A depiction of María Petra Rubio and Luis Manuel Quintero | Credit: Seaver Center for Western History Research / Los Angeles County Museum of Natural History

During February’s annual celebration of African Americans’ many achievements throughout the United States, it is interesting to recall the legacy of one of the first two Black men in California, who played a central role in the formation of Santa Barbara three centuries ago.

Certificate of Lineage | Credit: Erick Madrid

Luis Manuel Quintero, born in Guadalajara in about 1725, was a descendant of African slaves brought to Mexico, some as early as the 1500s. His wife, María Petra Rubio, possessed mixed ethnicities, including African as well as Indigenous progenitors from the coastal plains between the Yaqui and Sinaloa rivers.

The Quinteros and their children walked for six months — almost 1,000 miles — with the Rivera expedition from Sonora, Mexico, to Mission San Gabriel in 1781. They were among the original 11 families that founded the pueblo of Los Angeles that year. In 1782, they left Los Angeles and walked north to Santa Barbara when the presidio was established. Several of the Quinteros’ daughters married presidio soldiers.

Luis served as Santa Barbara’s first sastre (tailor), sewing uniforms from the cloth material requisitioned for the soldiers. He died in 1810 and was interred at Mission Santa Barbara.

Within only a few generations, the Quinteros’ African and Indigenous heritage continued through large families of descendants named Fernandez, Rodriguez, Valdez, Gonzales, Valenzuela, Pacheco, Flores, Cordero, Sepulveda, Lugo, Ortega, Romero, Garcia, Wilder, Smith, Goux, Chapman, Streeter, and others.

In 1838 the Quinteros’ granddaughter, Maria Rita Valdez, was granted Rancho Rodeo de las Aguas, which is now Beverly Hills. The name of today’s glamorous Rodeo Drive was extracted from the original ranch name.

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Valdez’s first cousin Rafael Gonzales, the Quinteros’ grandson, began serving as mayor of Santa Barbara in 1829. He later reported “there was little or nothing to do, because the size of the population was so small.” His adobe home, now a bookstore, still stands at 835 Laguna Street, a National Historic Landmark.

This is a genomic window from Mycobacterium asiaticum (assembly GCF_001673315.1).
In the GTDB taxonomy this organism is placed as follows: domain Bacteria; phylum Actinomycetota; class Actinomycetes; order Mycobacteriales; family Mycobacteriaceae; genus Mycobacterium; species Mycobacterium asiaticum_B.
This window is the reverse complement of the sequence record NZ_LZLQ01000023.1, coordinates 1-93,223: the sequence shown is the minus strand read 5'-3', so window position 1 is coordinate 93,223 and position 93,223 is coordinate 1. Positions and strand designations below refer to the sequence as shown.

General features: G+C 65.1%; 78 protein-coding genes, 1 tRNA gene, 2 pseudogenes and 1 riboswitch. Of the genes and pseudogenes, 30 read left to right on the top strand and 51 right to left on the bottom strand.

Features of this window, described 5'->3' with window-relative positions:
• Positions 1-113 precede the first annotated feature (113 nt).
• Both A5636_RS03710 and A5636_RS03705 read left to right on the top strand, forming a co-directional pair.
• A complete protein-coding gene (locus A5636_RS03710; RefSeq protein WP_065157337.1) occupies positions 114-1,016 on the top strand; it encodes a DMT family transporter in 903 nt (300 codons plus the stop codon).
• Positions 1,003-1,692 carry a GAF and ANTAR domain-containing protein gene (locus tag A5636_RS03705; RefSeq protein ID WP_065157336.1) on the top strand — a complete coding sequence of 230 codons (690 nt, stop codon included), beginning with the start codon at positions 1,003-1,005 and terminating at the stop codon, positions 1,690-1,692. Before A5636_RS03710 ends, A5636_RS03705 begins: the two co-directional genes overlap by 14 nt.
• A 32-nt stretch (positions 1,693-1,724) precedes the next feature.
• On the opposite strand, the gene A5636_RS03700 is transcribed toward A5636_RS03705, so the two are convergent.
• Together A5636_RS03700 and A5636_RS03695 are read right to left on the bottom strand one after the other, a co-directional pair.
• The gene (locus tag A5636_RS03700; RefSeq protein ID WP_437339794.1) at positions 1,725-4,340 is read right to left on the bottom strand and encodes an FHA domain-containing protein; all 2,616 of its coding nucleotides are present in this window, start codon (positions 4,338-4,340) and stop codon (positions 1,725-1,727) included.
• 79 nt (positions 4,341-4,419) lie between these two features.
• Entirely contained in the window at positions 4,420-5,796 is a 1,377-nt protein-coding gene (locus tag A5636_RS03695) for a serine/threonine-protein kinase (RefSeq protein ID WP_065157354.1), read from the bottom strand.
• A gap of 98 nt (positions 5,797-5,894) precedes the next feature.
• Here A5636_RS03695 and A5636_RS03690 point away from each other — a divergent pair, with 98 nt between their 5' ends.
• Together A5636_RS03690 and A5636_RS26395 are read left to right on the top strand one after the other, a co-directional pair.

Rafael’s brother, Leandro Gonzales, served as mayordomo (administrator) of Mission Santa Barbara in the early 1840s. Chumash people referred to him as a “Black fellow — dark complexioned and good natured.” In 1837, the Gonzales brothers and several cousins were granted Rancho El Rio de Santa Clara in Ventura County. Oxnard’s Gonzales Road once led to the Gonzaleses’ adobe ranch house.

Guner, Kai, Sequoia, and Mark Tautrim. | Credit: Erick Madrid

The legacy of California’s original African-American families lives on in the 10 or more generations that have passed since the Quinteros and three dozen other immigrants established Los Angeles and Santa Barbara. It is estimated that they have several thousand descendants in California today.

The Tautrim family

Quintero descendant Mark Tautrim, 74, is “quite proud” of his African-American ancestors and shares his appreciation for his family’s multicultural background with his two grandsons as they grow up on the same family ranch as he did, overlooking Refugio Beach. 

Tautrim feels strongly about his family. “I want my kids and grandkids and on down from there to know that we are true ‘melting pot’ Americans and to be proud of our Black, Hispanic, European, and Native American ancestry,” he said. “Black History Month is especially gratifying and humbling, to know that Luis Quintero, my grandkids’ seventh-great-grandfather, contributed so much to California and Santa Barbara history.”

After graduating from UCSB, Nicholas Lorenzen, 29, went to work as an environmental technician at the local office of a nationwide consulting firm. Another Quintero scion, Lorenzen, appreciates his family’s legacy in Santa Barbara and California. 

“It gives me a sense of place and responsibility to our community,” he recently observed, with evident pride.

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